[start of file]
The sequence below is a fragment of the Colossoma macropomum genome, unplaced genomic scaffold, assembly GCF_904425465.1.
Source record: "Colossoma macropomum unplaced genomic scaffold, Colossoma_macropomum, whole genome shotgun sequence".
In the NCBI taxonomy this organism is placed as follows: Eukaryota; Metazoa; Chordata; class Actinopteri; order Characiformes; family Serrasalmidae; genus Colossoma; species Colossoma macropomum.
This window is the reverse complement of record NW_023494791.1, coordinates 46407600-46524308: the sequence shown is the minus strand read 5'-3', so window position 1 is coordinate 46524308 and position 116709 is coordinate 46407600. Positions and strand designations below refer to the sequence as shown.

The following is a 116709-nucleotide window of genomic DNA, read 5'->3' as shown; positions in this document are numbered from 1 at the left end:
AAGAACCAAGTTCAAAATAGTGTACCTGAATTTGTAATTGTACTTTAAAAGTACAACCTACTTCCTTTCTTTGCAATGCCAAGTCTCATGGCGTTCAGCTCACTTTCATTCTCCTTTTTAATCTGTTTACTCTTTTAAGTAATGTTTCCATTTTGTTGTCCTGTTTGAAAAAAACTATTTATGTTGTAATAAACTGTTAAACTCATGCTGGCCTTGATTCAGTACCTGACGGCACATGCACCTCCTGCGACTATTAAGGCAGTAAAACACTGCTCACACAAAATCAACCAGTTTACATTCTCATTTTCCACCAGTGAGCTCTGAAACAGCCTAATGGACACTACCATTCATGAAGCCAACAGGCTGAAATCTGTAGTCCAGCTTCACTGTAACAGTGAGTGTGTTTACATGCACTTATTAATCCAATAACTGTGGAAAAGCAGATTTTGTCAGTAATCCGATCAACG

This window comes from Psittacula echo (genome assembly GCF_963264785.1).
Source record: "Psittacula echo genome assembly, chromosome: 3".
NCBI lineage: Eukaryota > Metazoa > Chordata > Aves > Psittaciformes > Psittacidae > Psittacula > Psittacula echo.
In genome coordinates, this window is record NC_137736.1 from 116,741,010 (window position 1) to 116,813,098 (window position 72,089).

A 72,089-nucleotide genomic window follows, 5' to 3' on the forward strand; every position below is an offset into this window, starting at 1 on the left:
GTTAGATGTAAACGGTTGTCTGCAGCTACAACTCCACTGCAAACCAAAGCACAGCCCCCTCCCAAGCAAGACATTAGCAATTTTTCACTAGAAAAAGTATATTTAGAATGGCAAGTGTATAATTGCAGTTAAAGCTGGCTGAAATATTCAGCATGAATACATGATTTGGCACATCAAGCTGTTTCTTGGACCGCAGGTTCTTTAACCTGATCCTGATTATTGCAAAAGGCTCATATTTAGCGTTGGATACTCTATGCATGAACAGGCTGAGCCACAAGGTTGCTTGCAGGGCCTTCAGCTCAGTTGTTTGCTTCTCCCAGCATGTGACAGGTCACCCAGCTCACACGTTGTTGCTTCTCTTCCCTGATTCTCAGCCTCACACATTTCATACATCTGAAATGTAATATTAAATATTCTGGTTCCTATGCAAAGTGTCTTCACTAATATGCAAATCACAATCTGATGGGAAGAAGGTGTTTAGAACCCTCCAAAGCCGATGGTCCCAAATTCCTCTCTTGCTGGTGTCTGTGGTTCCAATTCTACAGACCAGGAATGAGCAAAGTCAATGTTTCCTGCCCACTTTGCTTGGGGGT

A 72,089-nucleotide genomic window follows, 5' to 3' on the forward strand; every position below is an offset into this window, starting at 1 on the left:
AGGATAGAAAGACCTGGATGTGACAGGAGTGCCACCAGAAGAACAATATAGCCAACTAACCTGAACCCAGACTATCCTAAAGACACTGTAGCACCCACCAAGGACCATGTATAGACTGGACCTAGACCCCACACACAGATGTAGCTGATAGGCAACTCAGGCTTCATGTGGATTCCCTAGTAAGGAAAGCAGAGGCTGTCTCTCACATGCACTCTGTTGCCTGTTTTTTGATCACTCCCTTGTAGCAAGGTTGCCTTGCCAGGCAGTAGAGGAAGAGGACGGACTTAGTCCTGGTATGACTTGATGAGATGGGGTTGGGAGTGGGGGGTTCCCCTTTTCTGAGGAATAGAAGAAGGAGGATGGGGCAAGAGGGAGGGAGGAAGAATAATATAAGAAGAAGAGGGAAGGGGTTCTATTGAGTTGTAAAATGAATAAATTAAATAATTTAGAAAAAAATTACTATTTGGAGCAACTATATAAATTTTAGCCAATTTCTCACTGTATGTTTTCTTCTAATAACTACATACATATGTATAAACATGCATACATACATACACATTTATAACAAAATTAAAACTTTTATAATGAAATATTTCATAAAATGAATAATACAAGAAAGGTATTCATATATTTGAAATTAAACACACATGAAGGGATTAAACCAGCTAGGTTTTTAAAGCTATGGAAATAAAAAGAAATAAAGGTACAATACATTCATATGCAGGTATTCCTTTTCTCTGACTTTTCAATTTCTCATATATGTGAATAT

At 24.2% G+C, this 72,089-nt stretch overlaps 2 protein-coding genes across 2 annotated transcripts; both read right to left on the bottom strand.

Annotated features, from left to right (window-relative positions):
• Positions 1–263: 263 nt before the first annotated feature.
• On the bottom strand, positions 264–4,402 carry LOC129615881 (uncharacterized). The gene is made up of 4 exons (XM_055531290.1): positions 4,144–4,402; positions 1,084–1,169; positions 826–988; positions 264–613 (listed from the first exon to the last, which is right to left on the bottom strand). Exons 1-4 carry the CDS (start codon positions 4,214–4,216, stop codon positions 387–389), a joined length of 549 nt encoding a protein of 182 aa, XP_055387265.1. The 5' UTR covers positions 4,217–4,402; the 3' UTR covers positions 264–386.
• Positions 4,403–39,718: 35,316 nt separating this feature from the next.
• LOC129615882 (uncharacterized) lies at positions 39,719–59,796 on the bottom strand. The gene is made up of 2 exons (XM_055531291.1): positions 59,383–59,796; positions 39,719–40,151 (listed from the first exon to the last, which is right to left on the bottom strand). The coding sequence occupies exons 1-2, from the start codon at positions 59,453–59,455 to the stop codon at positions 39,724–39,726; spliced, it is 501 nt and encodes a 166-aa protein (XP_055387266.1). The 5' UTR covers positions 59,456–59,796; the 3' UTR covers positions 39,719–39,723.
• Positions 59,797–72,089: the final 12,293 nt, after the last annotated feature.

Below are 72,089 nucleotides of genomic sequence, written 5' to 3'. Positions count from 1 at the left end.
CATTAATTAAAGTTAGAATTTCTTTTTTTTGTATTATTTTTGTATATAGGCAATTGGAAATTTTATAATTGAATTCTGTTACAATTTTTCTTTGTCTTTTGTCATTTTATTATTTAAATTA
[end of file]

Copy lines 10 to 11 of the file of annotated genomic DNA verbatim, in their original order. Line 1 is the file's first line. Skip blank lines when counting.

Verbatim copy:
In genome coordinates, this window is record NC_137736.1 from 116,741,010 (window position 1) to 116,813,098 (window position 72,089).

A 72,089-nucleotide genomic window follows, 5' to 3' on the forward strand; every position below is an offset into this window, starting at 1 on the left: